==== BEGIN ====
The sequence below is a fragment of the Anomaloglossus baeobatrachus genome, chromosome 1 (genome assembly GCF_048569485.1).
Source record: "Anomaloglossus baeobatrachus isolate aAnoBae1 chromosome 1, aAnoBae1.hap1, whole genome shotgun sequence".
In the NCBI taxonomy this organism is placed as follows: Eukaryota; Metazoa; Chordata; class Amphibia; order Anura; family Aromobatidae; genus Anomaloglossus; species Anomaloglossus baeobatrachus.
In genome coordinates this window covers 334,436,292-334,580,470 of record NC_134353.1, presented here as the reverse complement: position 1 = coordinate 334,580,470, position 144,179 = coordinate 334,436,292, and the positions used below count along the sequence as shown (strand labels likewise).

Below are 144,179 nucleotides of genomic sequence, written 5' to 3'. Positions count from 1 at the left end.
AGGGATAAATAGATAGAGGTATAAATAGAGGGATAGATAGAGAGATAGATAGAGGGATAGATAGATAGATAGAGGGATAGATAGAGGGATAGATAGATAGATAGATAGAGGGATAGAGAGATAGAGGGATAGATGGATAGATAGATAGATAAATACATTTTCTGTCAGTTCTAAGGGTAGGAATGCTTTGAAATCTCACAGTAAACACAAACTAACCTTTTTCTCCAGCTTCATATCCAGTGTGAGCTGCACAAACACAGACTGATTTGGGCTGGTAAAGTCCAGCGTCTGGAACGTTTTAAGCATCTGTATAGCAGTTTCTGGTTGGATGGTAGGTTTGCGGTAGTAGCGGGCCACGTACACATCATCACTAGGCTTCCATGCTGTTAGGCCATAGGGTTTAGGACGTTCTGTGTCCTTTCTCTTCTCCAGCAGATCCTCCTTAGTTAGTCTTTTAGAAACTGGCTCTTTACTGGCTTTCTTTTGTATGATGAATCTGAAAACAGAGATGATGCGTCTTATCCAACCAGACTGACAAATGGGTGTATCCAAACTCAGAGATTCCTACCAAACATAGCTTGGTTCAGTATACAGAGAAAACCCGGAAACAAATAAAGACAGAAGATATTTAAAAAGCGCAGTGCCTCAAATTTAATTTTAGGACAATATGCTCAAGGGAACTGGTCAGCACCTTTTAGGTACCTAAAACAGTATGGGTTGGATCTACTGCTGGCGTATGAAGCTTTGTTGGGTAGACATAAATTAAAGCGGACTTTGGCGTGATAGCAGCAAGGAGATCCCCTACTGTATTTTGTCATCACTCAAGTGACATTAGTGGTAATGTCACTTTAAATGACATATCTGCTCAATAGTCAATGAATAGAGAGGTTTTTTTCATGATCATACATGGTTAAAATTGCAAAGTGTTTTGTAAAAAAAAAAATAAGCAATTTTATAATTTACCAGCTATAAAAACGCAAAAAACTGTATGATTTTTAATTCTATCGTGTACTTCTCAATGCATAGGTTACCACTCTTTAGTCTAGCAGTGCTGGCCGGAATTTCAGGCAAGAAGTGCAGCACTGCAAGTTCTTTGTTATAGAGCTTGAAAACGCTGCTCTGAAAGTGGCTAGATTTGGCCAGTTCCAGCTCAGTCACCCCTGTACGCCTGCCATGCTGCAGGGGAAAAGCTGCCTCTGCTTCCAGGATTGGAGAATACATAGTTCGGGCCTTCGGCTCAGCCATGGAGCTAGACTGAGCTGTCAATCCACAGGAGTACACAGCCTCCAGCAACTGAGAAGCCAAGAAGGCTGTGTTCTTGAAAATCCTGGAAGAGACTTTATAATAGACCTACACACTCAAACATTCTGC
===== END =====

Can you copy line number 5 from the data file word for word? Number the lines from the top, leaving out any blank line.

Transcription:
Below are 144,179 nucleotides of genomic sequence, written 5' to 3'. Positions count from 1 at the left end.